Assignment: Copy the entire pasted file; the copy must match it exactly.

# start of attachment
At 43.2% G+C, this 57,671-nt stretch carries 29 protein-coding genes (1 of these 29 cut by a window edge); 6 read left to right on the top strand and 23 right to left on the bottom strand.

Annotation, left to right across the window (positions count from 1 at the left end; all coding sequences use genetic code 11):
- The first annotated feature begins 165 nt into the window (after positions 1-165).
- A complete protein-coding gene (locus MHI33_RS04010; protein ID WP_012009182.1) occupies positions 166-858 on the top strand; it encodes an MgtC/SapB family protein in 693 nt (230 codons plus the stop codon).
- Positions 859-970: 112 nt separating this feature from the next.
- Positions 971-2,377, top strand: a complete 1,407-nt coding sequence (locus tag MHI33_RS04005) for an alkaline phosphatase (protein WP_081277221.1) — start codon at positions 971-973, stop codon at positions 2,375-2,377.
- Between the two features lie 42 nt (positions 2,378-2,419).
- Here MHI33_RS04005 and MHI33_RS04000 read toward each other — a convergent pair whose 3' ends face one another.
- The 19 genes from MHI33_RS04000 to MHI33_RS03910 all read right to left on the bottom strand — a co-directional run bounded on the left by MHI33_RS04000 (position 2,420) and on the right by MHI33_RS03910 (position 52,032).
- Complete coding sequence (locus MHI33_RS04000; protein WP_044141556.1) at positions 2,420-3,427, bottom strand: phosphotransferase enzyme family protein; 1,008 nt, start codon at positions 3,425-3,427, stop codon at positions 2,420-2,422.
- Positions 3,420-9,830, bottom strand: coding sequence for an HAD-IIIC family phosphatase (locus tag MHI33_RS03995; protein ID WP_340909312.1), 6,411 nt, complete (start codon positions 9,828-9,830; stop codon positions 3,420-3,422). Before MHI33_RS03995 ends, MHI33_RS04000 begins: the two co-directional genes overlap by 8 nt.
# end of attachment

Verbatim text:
At 43.2% G+C, this 57,671-nt stretch carries 29 protein-coding genes (1 of these 29 cut by a window edge); 6 read left to right on the top strand and 23 right to left on the bottom strand.

Annotation, left to right across the window (positions count from 1 at the left end; all coding sequences use genetic code 11):
- The first annotated feature begins 165 nt into the window (after positions 1-165).
- A complete protein-coding gene (locus MHI33_RS04010; protein ID WP_012009182.1) occupies positions 166-858 on the top strand; it encodes an MgtC/SapB family protein in 693 nt (230 codons plus the stop codon).
- Positions 859-970: 112 nt separating this feature from the next.
- Positions 971-2,377, top strand: a complete 1,407-nt coding sequence (locus tag MHI33_RS04005) for an alkaline phosphatase (protein WP_081277221.1) — start codon at positions 971-973, stop codon at positions 2,375-2,377.
- Between the two features lie 42 nt (positions 2,378-2,419).
- Here MHI33_RS04005 and MHI33_RS04000 read toward each other — a convergent pair whose 3' ends face one another.
- The 19 genes from MHI33_RS04000 to MHI33_RS03910 all read right to left on the bottom strand — a co-directional run bounded on the left by MHI33_RS04000 (position 2,420) and on the right by MHI33_RS03910 (position 52,032).
- Complete coding sequence (locus MHI33_RS04000; protein WP_044141556.1) at positions 2,420-3,427, bottom strand: phosphotransferase enzyme family protein; 1,008 nt, start codon at positions 3,425-3,427, stop codon at positions 2,420-2,422.
- Positions 3,420-9,830, bottom strand: coding sequence for an HAD-IIIC family phosphatase (locus tag MHI33_RS03995; protein ID WP_340909312.1), 6,411 nt, complete (start codon positions 9,828-9,830; stop codon positions 3,420-3,422). Before MHI33_RS03995 ends, MHI33_RS04000 begins: the two co-directional genes overlap by 8 nt.